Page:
What happens when a virgin Burner goes to Burning Man to have an adventure his late wife encouraged him to have?
At his first event, he discovered people ranged from infants to octogenarians, professions from handymen to executives, straights to gender benders, geeks and mechanics, people of all races and heritages, wild outfits and ordinary attire, and a wide range of artists.
Riding his bike out to a dot on the horizon, he found David Best’s towering Temple of Forgiveness. Adorning the filigreed walls were testaments to lost loved ones, pictures, scrawls of loss, pain, remembrance and celebration of lives lived. As it burned before a hushed crowd of 20,000, the idea for Burners ignited his mind.
Nine years and 50,000 images later, Burners, was born.
Burners is atypical of books documenting the Burning Man. King’s portraits reveal the diversity of its participants—and much more.
Through the conduit of the camera lens and the connections he made, King’s images often take the viewer behind the masks of the “default world”—and Burning Man. The portraits reveal emotions ranging from innocence and play, through anger, confidence and uncertainty, to sorrow and serenity. He and his collaborators saw one another and created images that unveiled facets of their humanity.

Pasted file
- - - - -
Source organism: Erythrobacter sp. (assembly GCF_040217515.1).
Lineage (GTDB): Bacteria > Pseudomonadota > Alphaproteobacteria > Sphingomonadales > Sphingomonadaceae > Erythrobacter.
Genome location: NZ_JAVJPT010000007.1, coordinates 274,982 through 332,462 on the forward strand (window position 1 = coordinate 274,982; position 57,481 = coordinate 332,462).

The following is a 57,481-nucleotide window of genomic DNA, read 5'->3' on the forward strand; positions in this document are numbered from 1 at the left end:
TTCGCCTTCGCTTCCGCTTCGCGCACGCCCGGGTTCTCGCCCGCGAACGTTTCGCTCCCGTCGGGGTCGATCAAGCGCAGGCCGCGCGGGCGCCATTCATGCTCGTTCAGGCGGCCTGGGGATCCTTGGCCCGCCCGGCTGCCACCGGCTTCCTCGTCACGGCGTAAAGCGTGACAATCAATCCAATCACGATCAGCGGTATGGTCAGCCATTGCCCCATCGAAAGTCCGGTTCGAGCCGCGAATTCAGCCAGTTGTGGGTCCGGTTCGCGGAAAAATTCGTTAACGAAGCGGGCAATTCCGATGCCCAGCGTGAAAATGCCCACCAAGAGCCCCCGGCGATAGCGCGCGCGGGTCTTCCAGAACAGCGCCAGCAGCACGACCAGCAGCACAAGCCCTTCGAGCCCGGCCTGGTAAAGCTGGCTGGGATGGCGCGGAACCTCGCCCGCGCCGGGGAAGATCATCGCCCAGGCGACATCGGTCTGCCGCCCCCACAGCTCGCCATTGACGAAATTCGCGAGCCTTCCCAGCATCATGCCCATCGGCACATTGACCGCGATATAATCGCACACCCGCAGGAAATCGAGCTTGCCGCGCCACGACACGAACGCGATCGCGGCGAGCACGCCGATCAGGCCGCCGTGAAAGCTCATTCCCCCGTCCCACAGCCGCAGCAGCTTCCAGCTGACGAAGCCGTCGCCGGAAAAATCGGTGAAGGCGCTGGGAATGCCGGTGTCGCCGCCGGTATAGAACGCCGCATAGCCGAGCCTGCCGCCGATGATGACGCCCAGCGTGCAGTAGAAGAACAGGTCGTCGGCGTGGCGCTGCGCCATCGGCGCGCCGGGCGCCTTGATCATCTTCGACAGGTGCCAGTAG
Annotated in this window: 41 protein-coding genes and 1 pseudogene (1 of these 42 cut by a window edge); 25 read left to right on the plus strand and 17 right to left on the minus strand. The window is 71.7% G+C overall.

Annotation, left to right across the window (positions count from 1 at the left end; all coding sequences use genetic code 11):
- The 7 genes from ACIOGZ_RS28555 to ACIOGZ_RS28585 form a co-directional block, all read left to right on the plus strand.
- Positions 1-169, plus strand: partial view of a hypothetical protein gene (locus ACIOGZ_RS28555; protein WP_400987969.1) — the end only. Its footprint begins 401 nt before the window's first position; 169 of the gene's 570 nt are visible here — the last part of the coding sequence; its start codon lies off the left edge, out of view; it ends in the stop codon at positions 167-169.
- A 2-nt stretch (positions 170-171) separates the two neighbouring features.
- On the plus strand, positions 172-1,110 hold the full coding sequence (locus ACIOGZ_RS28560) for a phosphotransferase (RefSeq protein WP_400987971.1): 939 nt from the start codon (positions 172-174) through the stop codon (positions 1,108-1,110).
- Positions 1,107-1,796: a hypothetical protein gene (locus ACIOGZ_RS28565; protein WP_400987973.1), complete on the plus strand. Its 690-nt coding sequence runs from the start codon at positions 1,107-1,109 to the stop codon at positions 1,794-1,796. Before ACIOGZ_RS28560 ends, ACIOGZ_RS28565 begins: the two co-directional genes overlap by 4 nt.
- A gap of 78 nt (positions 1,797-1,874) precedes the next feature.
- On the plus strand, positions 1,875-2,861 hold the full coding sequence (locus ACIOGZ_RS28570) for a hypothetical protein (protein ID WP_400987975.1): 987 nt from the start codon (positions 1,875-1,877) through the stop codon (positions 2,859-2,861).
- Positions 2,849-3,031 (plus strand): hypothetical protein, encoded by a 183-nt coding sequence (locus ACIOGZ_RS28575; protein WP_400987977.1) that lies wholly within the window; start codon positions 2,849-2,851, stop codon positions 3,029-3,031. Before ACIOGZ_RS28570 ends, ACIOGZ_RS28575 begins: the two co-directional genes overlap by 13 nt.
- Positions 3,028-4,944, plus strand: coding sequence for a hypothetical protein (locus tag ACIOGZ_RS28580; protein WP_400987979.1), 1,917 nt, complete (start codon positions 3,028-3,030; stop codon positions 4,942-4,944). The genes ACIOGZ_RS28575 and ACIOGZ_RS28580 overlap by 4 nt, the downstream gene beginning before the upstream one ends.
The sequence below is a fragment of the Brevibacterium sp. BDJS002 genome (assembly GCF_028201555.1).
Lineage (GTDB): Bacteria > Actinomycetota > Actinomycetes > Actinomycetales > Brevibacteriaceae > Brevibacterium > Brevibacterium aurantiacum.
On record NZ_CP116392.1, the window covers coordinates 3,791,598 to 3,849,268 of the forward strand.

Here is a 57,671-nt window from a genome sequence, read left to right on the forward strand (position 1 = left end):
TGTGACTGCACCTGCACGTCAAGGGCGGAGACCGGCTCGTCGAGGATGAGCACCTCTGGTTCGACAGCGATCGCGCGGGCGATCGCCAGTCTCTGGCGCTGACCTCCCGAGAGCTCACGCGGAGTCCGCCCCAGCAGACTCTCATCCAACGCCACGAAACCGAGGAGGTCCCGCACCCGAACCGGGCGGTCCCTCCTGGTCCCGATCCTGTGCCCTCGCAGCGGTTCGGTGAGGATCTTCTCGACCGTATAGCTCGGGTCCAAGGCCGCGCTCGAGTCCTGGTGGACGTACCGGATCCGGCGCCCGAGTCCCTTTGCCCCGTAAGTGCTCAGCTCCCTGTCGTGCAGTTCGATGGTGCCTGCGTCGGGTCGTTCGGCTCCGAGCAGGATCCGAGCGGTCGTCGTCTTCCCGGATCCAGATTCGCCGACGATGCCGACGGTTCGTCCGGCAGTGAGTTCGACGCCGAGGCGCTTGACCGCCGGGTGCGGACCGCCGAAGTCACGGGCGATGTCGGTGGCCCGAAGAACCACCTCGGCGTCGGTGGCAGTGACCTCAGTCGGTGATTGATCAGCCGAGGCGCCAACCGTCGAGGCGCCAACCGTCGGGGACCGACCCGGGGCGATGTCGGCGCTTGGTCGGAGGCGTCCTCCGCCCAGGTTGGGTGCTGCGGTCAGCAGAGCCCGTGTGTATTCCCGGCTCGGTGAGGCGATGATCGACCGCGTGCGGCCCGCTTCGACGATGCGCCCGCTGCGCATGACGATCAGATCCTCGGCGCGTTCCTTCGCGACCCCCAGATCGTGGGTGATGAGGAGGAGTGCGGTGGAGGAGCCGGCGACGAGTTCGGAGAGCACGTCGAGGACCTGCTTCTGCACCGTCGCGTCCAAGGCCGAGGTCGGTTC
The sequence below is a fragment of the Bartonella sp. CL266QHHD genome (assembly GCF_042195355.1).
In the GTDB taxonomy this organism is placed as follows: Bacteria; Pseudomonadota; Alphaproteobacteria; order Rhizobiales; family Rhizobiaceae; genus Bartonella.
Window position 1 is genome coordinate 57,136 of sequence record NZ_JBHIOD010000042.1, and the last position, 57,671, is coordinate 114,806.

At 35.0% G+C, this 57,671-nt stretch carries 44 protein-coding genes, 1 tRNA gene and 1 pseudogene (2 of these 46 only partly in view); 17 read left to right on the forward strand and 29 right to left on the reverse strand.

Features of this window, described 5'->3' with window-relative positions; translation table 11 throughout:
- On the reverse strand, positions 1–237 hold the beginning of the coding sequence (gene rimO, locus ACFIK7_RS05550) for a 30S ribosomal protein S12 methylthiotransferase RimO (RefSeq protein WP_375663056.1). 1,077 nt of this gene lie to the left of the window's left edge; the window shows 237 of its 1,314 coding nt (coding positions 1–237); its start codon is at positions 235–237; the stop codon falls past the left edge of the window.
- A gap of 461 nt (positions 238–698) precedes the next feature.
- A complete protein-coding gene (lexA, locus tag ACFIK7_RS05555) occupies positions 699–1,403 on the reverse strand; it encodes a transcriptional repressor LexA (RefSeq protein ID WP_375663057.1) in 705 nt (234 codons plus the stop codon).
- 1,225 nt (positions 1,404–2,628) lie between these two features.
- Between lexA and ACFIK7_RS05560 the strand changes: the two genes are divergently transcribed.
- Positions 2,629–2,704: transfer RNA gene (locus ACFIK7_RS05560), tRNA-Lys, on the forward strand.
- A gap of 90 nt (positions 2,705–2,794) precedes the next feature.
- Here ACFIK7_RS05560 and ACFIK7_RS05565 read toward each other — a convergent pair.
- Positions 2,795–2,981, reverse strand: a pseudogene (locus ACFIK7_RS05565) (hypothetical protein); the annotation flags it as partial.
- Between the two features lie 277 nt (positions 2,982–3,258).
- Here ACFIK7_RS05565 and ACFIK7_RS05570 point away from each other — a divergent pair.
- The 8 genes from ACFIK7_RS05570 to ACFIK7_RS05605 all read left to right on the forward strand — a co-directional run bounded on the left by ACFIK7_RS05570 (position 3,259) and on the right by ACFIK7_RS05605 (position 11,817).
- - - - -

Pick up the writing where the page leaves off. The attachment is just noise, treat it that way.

Nicholas King has had a lifelong passion for making photographs that connect people to people and the landscape—despite his many “day jobs” ranging from teaching and human relations to entrepreneurship and manufacturing. Burners brings a lifetime of those acquired skills together in one book.